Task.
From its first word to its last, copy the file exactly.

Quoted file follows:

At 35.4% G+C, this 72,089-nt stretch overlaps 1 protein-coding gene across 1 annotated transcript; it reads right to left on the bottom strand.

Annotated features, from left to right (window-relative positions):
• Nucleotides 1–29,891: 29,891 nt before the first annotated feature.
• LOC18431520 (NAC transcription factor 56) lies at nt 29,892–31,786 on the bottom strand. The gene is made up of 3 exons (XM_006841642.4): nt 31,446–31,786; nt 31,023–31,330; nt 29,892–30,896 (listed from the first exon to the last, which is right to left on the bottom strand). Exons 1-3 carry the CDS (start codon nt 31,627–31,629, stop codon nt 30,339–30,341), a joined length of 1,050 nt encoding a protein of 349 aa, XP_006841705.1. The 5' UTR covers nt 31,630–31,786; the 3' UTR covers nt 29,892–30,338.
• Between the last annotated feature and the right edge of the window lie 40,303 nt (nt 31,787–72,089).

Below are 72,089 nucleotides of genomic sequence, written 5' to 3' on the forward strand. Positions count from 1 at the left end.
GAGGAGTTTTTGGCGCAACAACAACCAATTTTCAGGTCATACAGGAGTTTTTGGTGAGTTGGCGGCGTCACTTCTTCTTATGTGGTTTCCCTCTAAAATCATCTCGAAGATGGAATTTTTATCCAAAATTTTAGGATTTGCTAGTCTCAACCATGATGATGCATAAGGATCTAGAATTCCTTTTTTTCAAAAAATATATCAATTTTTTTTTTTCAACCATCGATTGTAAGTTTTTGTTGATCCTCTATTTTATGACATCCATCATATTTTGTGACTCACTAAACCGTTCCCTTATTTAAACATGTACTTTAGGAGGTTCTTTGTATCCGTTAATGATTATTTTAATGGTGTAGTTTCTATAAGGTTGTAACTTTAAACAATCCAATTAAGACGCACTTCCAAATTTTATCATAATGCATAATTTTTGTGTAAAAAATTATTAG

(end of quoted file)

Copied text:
At 35.4% G+C, this 72,089-nt stretch overlaps 1 protein-coding gene across 1 annotated transcript; it reads right to left on the bottom strand.

Annotated features, from left to right (window-relative positions):
• Nucleotides 1–29,891: 29,891 nt before the first annotated feature.
• LOC18431520 (NAC transcription factor 56) lies at nt 29,892–31,786 on the bottom strand. The gene is made up of 3 exons (XM_006841642.4): nt 31,446–31,786; nt 31,023–31,330; nt 29,892–30,896 (listed from the first exon to the last, which is right to left on the bottom strand). Exons 1-3 carry the CDS (start codon nt 31,627–31,629, stop codon nt 30,339–30,341), a joined length of 1,050 nt encoding a protein of 349 aa, XP_006841705.1. The 5' UTR covers nt 31,630–31,786; the 3' UTR covers nt 29,892–30,338.
• Between the last annotated feature and the right edge of the window lie 40,303 nt (nt 31,787–72,089).

Below are 72,089 nucleotides of genomic sequence, written 5' to 3' on the forward strand. Positions count from 1 at the left end.
GAGGAGTTTTTGGCGCAACAACAACCAATTTTCAGGTCATACAGGAGTTTTTGGTGAGTTGGCGGCGTCACTTCTTCTTATGTGGTTTCCCTCTAAAATCATCTCGAAGATGGAATTTTTATCCAAAATTTTAGGATTTGCTAGTCTCAACCATGATGATGCATAAGGATCTAGAATTCCTTTTTTTCAAAAAATATATCAATTTTTTTTTTTCAACCATCGATTGTAAGTTTTTGTTGATCCTCTATTTTATGACATCCATCATATTTTGTGACTCACTAAACCGTTCCCTTATTTAAACATGTACTTTAGGAGGTTCTTTGTATCCGTTAATGATTATTTTAATGGTGTAGTTTCTATAAGGTTGTAACTTTAAACAATCCAATTAAGACGCACTTCCAAATTTTATCATAATGCATAATTTTTGTGTAAAAAATTATTAG